Skip to main content

Return To Campus Plan

Lipscomb University's comprehensive plan to return to campus.

Learn More

COVID-19 Update

Lipscomb University Novel Coronavirus COVID-19 update and response.

Learn More

Austin Graduate School of Theology, Lipscomb University announce merger

Lipscomb, Austin Grad partnership will have impact on Central Texas educational landscape.

Kim Chaudoin  | 

Austin Graduate School of Theology sign

 The Austin Graduate School of Theology (AGST) located in Austin, Texas, will merge with Lipscomb University, officials from both institutions announced today. Under the terms of the merger agreement, AGST will become a wholly-owned subsidiary of Lipscomb. 

Both institutions have been in existence for more than a century, share a common faith heritage and are accredited by the Southern Association of Colleges and Schools Commission on Colleges. Austin Graduate School of Theology was established in 1917 as an academic chair for biblical instruction in connection with the University of Texas at Austin under the direction of the elders of University Avenue Church of Christ in Austin. Austin Graduate School of Theology offers theological studies in two degree programs, the Bachelor of Arts in Christian Studies and the Master of Arts in Christian Ministry. 

Lipscomb University, which just began its 130th academic year, is a nationally recognized research institution that offers a wide range of undergraduate, graduate and doctoral degree programs. In August, Lipscomb set an all-time record enrollment with more than 4,720 students this fall.  For the past two years, Lipscomb has been named by the Chronicle of Higher Education one of the top ten fastest-growing private doctoral universities in the nation. 

AGST logo

Though the Texas institution is fully accredited and financially solvent, AGST officials found it increasingly difficult in recent years to continue to operate as an independent seminary and approached Lipscomb University administrators in the fall of last  year about considering a merger. Its strategy is to maintain the essence of its work long into the future through an affiliation with a more comprehensive and resourced institution.  The decision comes after months of discussion and evaluation by the board of directors for both institutions. 

“We were very honored that when the Austin Grad leadership reached a point at which they wanted to seek a partner in their work that they looked to Lipscomb University. They defined a way to continue the reach of Austin Grad in Central Texas with programs and resources that Lipscomb can bring to the mission,” said Lipscomb President L. Randolph Lowry, who begins his 16th academic year as president this fall. “I have a deep appreciation for Austin Graduate School of Theology and the vision of faith-based graduate education. I look forward to the impact that together we will have on the lives of students now and in years to come.”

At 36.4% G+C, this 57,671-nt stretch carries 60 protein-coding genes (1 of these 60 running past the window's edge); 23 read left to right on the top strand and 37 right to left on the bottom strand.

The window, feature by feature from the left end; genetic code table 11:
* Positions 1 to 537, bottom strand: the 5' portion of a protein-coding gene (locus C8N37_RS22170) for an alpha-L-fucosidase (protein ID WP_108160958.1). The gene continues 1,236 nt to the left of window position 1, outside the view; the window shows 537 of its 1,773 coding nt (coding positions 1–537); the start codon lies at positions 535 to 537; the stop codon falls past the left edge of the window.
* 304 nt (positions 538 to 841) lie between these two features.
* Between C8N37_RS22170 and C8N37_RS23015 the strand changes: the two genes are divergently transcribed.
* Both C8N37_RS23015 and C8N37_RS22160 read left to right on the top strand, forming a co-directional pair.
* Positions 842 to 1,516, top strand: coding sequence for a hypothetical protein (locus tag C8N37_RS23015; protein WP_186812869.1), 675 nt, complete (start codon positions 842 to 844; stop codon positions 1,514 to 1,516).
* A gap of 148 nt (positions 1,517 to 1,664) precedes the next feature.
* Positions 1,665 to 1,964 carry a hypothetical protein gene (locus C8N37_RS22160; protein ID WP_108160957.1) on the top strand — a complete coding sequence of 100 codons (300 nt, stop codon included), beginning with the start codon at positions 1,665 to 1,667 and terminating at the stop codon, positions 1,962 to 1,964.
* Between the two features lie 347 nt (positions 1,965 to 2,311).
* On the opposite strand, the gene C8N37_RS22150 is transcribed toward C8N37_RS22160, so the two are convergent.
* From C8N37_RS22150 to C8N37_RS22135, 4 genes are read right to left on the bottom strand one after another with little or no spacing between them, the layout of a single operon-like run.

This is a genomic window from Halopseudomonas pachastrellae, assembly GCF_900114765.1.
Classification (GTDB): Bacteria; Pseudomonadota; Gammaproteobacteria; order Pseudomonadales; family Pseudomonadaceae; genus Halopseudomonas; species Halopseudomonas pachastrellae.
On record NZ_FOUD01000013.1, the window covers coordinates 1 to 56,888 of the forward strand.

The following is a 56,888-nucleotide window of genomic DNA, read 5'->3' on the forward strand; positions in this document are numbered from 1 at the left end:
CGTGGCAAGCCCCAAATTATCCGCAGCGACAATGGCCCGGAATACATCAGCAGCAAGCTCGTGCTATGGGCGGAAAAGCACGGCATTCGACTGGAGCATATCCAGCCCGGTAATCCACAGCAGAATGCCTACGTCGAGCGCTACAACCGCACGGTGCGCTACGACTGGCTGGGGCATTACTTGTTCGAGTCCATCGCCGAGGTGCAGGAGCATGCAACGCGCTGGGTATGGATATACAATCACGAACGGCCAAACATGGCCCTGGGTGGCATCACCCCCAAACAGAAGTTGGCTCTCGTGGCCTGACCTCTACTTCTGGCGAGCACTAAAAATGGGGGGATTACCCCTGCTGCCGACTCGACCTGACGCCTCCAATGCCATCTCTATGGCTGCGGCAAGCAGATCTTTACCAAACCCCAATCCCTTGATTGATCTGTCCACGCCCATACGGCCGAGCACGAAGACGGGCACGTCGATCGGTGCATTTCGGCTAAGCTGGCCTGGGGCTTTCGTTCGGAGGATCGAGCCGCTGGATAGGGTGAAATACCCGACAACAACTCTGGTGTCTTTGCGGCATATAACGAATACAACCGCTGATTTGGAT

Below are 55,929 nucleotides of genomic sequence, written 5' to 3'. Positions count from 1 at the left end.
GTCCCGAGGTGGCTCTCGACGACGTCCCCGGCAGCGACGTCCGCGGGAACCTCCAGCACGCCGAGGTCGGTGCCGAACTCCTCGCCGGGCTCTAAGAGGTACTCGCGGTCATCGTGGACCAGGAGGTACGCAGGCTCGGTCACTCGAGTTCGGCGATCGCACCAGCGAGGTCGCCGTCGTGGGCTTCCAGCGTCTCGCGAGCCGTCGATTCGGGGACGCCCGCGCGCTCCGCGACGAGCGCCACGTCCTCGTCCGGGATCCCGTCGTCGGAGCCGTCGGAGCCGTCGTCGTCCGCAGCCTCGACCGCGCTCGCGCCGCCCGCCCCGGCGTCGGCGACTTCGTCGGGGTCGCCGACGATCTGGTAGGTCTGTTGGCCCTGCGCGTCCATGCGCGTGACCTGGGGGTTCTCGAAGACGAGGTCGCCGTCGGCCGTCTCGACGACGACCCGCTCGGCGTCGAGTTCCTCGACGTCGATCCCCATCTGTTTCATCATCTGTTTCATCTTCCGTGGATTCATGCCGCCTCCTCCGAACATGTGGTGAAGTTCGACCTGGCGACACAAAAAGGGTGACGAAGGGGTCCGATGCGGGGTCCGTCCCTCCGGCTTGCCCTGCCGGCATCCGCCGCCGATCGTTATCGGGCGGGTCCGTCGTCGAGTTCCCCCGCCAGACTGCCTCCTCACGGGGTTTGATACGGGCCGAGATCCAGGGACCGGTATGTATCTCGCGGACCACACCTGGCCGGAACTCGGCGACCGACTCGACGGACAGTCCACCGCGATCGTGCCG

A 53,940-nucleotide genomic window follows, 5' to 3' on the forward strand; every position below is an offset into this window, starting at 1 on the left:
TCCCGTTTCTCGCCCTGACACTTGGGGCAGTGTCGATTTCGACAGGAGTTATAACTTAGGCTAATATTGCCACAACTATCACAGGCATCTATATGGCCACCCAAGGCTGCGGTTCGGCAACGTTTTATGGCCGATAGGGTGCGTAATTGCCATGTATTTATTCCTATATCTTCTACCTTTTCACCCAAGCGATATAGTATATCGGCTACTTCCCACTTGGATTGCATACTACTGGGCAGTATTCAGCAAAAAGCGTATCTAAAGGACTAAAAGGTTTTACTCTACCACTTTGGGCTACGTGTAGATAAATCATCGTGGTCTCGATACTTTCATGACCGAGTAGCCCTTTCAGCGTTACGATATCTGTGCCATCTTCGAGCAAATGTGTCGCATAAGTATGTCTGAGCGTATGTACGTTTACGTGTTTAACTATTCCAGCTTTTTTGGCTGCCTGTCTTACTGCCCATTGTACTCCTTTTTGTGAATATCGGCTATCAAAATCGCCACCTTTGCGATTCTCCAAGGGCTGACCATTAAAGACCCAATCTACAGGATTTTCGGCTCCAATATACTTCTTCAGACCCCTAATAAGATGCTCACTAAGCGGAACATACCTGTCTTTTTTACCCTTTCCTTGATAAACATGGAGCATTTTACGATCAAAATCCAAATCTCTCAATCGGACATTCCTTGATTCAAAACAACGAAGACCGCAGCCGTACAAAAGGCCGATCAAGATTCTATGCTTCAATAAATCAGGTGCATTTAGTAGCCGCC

We were very honored that when the Austin Grad leadership reached a point at which they wanted to seek a partner in their work that they looked to Lipscomb University. They defined a way to continue the reach of Austin Grad in Central Texas with programs and resources that Lipscomb can bring to the mission. — Lipscomb President Randy Lowry

Dr. Stan Reid, president of Austin Graduate School of Theology, also looked forward to the partnership between institutions. 

“I am convinced that the mission begun by visionaries in Austin over 100 years ago will continue far into the future,” he said. “The boards and administrations of both Austin Grad and Lipscomb have prayerfully worked together to establish this partnership. We all see the hand of God in this undertaking. I am confident that Austin Grad, in the new arrangement with Lipscomb, can anticipate a brighter future. Although the discussions between Austin Grad and Lipscomb began months prior to the pandemic, it is a sign of visionary leadership that even in a moment that is filled with uncertainty in the world around us to see this as an opportunity rather than a risk.”

Mike Blevins, chair of the AGST board of directors, added, “This is God’s answer to our prayers. The Austin Grad community is looking forward to working with Lipscomb to provide  expanded  educational programs that at their core equip others to serve in meaningful ways.”

John York

John York

Together the two institutions have developed a new vision for the work in Austin which includes, among others:

  • Expanding the current offerings in theology to include Master of Divinity and Doctorate of Ministry programs.
  • Broadening the scope of graduate education to include programs that prepare students in areas such as conflict management, marriage and family therapy, counseling and educational leadership. The programs will draw from Lipscomb’s extensive graduate educational programs, which now includes more than 1,700 students. 

While the merger is expected to consummate in  January, subject to the satisfaction of various closing conditions, Lipscomb University will provide management services  to Austin Graduate School of Theology immediately. Beginning in fall 2021, Lipscomb plans to offer a selection of additional graduate programs that are unique to the Austin market and that are complementary to programs currently offered at AGST. 

Reid retired Aug. 31 as president of Austin Graduate School of Theology and will transition to the role of president emeritus for the institution.  Dr. John York, professor in Lipscomb’s College of Bible & Ministry, will provide management services to Austin Graduate School of Theology pursuant to the agreement between the schools, effective immediately.